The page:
4. *Capturing the Erymanthian Boar*: This great beast lived on Mount Erymanthos, a place frequented by the goddess Artemis. Heracles sought the advice of the centaur Chiron for this labour, who told Heracles to force the boar into thick snow. Heracles was then able to capture the boar and take it back to King Eurystheus, who was so terrified by the beast that he hid in a storage jar and begged Heracles to get rid of it.
  5. *Cleaning the Augean stables*: Augeas was the king of Elis and boasted the greatest number of cattle in the country. The cattle were a divine gift to Augeas, and so were totally immune to disease, meaning that nobody had ever needed to clean the stables. King Augeas promised to give Heracles one eighth of his cattle if he could complete this seemingly impossible task in just one day. Heracles achieved this by redirecting the rivers Alpheus and Peneus through the stables. However Augeas went back on his promise so Heracles killed him and gave the kingdom to Augeas’ son Phyleus, who had been exiled by his father for supporting Heracles. However, Eurystheus refused to count this as one of the labours saying that it was the rivers that had done the work and not Heracles.
  6. *Slaying the Stymphalian Birds*: These were man-eating birds with poisonous excrement and metallic feathers that they could fire as weapons. They lived in the dense woods surrounding lake Stymphalia, making it impossible to find them in the dark of the forest. Heracles climbed a nearby mountain and used bronze clappers given to him by Athena and Hephaestus to scare the birds out of the trees. He was then able to shoot them down with his arrows and they flew up out of the forest.
  7. *Capturing the Cretan Bull*: This great bull had been sent by Poseidon to King Minos and was intended to be given in sacrifice to the god. However Minos thought the animal too beautiful to kill and sacrificed another instead. Poseidon was so angered by this that he sent the bull mad, to terrorise Minos’ kingdom. Heracles went to Crete, and captured it by strangling it. He took the bull back to King Eurystheus, who wished to sacrifice the animal to Hera, but the goddess refused the gift as it represented Heracles’ glorious deeds. The bull was therefore released into Marathon, and became known as the Marathonian Bull.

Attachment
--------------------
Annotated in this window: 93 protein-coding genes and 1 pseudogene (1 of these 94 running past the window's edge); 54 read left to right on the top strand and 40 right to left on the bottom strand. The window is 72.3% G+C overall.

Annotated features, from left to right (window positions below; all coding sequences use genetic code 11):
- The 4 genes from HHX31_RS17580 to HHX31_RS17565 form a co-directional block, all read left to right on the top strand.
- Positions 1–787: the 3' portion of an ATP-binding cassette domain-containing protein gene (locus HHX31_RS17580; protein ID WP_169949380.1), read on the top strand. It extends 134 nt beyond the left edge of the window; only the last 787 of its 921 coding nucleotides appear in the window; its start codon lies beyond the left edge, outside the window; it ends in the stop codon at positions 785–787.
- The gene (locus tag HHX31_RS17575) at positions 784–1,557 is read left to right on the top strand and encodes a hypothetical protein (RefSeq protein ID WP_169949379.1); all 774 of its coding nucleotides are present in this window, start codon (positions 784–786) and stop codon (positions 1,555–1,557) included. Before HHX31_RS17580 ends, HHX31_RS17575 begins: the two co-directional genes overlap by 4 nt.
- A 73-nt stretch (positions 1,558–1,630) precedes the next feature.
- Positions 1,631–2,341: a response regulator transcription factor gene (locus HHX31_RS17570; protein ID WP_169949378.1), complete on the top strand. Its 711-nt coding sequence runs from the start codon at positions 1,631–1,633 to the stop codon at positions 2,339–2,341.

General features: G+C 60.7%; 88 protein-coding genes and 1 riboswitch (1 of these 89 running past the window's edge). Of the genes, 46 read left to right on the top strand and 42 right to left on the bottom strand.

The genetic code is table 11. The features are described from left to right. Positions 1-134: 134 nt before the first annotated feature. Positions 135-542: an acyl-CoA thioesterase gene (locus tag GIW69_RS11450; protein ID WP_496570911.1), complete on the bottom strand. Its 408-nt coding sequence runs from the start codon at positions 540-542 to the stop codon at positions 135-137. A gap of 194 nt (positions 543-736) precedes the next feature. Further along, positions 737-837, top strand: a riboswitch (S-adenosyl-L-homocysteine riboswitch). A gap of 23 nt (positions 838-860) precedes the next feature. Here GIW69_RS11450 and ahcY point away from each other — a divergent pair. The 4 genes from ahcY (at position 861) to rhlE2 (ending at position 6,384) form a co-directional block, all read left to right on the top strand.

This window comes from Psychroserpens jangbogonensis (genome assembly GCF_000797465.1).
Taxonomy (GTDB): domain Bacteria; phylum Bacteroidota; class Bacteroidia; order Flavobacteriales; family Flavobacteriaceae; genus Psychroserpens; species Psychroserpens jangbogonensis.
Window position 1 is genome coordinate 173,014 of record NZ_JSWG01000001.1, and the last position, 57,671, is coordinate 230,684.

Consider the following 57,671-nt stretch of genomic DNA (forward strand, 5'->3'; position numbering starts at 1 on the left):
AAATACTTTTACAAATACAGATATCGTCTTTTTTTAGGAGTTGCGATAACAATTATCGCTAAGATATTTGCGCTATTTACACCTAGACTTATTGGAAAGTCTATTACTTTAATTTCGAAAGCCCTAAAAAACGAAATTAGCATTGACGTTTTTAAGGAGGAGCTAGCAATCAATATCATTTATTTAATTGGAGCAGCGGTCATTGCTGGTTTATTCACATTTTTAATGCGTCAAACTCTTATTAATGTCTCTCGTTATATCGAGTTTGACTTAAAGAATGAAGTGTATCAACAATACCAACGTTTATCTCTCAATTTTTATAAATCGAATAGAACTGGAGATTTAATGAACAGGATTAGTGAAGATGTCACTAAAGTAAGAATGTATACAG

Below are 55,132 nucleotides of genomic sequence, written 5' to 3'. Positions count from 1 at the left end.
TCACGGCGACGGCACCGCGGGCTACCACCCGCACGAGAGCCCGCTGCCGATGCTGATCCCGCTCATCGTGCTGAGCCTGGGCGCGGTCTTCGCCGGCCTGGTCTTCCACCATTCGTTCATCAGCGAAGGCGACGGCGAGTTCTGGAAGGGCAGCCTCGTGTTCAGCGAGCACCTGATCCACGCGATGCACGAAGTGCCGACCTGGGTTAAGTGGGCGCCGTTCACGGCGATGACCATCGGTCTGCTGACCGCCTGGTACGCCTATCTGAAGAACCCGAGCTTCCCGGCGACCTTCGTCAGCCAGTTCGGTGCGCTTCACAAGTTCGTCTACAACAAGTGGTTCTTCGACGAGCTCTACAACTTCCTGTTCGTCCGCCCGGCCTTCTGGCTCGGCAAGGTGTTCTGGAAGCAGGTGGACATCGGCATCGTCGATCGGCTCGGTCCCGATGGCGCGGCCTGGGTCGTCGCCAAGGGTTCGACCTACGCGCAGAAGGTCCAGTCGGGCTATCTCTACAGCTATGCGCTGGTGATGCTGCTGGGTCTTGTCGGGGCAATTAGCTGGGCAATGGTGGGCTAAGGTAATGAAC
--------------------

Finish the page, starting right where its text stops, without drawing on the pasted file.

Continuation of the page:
8. *Stealing the Mares of Diomedes*: The giant Diomedes, King of Thrace, owned these four savage, man-eating horses. When Heracles went to steal them he brought some young men to assist him, including one of his eromenoi, Abderus. They stole the horses and Heracles left Abderus to guard the horses while he fought Diomedes and his men, unaware that the horses were carnivorous. The horses ate Abderus, and so as revenge, Heracles fed Diomedes alive to his own horses. He then established the town of Abdera in remembrance of his lover.
  9. *Obtaining Hippolyta’s Girdle*: King Eurystheus gave Heracles this task at the request of his daughter, Admete. Hippolyta was the queen of the Amazons, and possessed a magical girdle given to her by her father, the god Ares. She gave the girdle to Heracles willingly as she was so in awe of his physical prowess. However, Hera spread rumours amongst the other Amazons that Heracles was kidnapping the queen, causing them to run in and attack him. Heracles fought them off, and believing that Hippolyta had conspired against him, killed her as well. However some versions of the story tell that Hippolyta escaped and went on to marry Theseus